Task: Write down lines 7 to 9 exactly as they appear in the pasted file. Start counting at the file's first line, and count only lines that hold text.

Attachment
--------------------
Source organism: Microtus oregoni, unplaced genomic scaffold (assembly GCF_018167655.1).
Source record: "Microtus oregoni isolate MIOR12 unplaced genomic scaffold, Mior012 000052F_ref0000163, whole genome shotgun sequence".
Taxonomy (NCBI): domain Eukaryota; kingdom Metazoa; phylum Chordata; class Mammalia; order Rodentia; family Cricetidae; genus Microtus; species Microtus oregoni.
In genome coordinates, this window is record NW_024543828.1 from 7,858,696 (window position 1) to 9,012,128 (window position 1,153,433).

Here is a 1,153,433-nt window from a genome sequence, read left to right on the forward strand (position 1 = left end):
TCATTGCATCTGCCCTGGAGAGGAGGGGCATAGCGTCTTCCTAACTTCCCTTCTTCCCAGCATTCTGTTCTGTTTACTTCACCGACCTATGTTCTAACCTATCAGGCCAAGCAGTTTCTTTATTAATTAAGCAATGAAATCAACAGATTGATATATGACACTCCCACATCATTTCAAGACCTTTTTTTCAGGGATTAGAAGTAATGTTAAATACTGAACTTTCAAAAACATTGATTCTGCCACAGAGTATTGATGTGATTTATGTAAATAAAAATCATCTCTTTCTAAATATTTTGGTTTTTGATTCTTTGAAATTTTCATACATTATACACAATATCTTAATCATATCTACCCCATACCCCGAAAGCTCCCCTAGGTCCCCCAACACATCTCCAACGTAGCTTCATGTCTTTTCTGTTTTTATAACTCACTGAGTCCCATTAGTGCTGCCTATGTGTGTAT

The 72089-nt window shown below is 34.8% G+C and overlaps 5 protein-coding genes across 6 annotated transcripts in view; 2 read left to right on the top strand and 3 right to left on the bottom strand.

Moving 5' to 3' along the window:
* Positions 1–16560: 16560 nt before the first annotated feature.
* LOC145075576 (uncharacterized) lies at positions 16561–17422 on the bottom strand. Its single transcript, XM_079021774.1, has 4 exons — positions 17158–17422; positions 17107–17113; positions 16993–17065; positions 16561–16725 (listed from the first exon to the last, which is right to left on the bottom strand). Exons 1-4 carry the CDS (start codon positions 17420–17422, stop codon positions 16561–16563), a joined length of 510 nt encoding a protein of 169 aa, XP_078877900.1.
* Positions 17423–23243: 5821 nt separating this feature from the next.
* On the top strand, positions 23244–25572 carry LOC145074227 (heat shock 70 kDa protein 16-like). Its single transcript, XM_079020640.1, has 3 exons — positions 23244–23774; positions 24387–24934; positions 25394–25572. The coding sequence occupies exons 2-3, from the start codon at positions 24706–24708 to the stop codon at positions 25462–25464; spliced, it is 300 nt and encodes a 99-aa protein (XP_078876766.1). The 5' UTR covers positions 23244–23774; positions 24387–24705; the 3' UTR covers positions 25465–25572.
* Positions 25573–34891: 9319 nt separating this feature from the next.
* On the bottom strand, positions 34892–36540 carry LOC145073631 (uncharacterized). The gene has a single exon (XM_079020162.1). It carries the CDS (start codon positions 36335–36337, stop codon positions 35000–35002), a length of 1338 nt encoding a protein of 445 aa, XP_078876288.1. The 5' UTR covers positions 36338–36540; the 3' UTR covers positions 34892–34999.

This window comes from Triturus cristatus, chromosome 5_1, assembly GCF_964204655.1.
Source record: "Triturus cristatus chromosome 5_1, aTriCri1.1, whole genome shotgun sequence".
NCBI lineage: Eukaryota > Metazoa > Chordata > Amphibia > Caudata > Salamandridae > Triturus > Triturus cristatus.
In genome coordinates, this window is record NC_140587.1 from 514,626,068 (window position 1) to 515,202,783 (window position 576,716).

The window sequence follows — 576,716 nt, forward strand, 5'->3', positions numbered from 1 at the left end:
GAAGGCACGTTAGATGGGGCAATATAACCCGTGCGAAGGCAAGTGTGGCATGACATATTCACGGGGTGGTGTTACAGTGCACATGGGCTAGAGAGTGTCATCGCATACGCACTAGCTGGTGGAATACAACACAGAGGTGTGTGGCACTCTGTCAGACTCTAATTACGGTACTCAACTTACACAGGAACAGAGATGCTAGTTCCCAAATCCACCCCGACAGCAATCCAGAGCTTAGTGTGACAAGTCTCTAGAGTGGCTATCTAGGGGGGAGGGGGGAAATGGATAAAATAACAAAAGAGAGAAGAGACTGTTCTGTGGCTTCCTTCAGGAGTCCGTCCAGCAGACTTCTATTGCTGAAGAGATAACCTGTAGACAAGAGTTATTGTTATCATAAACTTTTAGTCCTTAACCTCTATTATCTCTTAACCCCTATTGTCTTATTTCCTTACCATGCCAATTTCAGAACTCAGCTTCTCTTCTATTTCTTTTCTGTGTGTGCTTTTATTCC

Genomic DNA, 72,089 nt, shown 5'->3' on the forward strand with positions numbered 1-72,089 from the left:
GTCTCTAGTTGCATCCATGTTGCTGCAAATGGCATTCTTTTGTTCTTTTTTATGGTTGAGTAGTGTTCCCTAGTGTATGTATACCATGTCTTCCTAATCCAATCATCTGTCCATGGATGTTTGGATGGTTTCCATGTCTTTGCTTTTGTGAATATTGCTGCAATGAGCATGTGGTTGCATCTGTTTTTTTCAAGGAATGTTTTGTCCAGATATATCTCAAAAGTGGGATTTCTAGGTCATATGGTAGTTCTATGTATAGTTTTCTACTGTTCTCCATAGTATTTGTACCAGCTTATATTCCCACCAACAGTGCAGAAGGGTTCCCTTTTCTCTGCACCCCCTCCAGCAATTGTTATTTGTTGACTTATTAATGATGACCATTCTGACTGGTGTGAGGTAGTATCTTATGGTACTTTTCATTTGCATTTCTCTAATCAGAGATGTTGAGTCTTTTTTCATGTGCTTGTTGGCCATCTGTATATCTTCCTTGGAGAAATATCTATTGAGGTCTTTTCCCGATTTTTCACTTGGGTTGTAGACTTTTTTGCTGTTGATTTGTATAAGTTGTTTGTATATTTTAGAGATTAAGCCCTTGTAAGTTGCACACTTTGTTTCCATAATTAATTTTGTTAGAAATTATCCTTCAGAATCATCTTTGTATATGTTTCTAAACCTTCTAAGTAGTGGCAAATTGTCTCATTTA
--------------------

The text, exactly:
The 72089-nt window shown below is 34.8% G+C and overlaps 5 protein-coding genes across 6 annotated transcripts in view; 2 read left to right on the top strand and 3 right to left on the bottom strand.

Moving 5' to 3' along the window:
* Positions 1–16560: 16560 nt before the first annotated feature.